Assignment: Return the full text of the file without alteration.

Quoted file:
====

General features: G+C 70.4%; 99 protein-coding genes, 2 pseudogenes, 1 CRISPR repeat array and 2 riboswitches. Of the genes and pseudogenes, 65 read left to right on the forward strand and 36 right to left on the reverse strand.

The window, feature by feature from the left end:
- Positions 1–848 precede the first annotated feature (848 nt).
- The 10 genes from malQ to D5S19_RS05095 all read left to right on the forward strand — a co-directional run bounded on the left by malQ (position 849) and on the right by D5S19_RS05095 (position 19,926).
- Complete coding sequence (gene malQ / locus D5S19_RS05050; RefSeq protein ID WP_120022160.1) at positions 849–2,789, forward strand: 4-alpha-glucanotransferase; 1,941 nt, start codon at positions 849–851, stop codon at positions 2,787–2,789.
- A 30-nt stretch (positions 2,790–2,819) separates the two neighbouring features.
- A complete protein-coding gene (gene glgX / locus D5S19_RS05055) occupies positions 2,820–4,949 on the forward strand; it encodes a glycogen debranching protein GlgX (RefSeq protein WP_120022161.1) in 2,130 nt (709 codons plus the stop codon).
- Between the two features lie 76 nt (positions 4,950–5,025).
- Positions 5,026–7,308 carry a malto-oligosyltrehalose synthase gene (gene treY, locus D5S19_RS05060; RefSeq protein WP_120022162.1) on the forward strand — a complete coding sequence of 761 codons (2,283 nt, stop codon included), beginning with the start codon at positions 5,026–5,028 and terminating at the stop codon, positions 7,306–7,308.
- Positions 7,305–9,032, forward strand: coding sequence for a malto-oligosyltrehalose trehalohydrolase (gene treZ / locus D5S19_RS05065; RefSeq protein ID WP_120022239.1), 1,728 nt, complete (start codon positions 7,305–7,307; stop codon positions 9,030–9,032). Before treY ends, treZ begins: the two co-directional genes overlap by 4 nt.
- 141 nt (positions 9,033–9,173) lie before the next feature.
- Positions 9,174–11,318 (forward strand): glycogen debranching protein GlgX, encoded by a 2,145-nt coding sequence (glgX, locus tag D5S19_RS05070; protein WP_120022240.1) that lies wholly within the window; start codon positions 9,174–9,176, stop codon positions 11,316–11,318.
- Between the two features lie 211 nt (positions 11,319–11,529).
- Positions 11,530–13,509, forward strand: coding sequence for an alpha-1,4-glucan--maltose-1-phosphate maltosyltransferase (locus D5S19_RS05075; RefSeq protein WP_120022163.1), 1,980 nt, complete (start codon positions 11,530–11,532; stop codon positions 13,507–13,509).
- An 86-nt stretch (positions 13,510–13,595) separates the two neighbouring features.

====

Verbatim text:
General features: G+C 70.4%; 99 protein-coding genes, 2 pseudogenes, 1 CRISPR repeat array and 2 riboswitches. Of the genes and pseudogenes, 65 read left to right on the forward strand and 36 right to left on the reverse strand.

The window, feature by feature from the left end:
- Positions 1–848 precede the first annotated feature (848 nt).
- The 10 genes from malQ to D5S19_RS05095 all read left to right on the forward strand — a co-directional run bounded on the left by malQ (position 849) and on the right by D5S19_RS05095 (position 19,926).
- Complete coding sequence (gene malQ / locus D5S19_RS05050; RefSeq protein ID WP_120022160.1) at positions 849–2,789, forward strand: 4-alpha-glucanotransferase; 1,941 nt, start codon at positions 849–851, stop codon at positions 2,787–2,789.
- A 30-nt stretch (positions 2,790–2,819) separates the two neighbouring features.
- A complete protein-coding gene (gene glgX / locus D5S19_RS05055) occupies positions 2,820–4,949 on the forward strand; it encodes a glycogen debranching protein GlgX (RefSeq protein WP_120022161.1) in 2,130 nt (709 codons plus the stop codon).
- Between the two features lie 76 nt (positions 4,950–5,025).
- Positions 5,026–7,308 carry a malto-oligosyltrehalose synthase gene (gene treY, locus D5S19_RS05060; RefSeq protein WP_120022162.1) on the forward strand — a complete coding sequence of 761 codons (2,283 nt, stop codon included), beginning with the start codon at positions 5,026–5,028 and terminating at the stop codon, positions 7,306–7,308.
- Positions 7,305–9,032, forward strand: coding sequence for a malto-oligosyltrehalose trehalohydrolase (gene treZ / locus D5S19_RS05065; RefSeq protein ID WP_120022239.1), 1,728 nt, complete (start codon positions 7,305–7,307; stop codon positions 9,030–9,032). Before treY ends, treZ begins: the two co-directional genes overlap by 4 nt.
- 141 nt (positions 9,033–9,173) lie before the next feature.
- Positions 9,174–11,318 (forward strand): glycogen debranching protein GlgX, encoded by a 2,145-nt coding sequence (glgX, locus tag D5S19_RS05070; protein WP_120022240.1) that lies wholly within the window; start codon positions 9,174–9,176, stop codon positions 11,316–11,318.
- Between the two features lie 211 nt (positions 11,319–11,529).
- Positions 11,530–13,509, forward strand: coding sequence for an alpha-1,4-glucan--maltose-1-phosphate maltosyltransferase (locus D5S19_RS05075; RefSeq protein WP_120022163.1), 1,980 nt, complete (start codon positions 11,530–11,532; stop codon positions 13,507–13,509).
- An 86-nt stretch (positions 13,510–13,595) separates the two neighbouring features.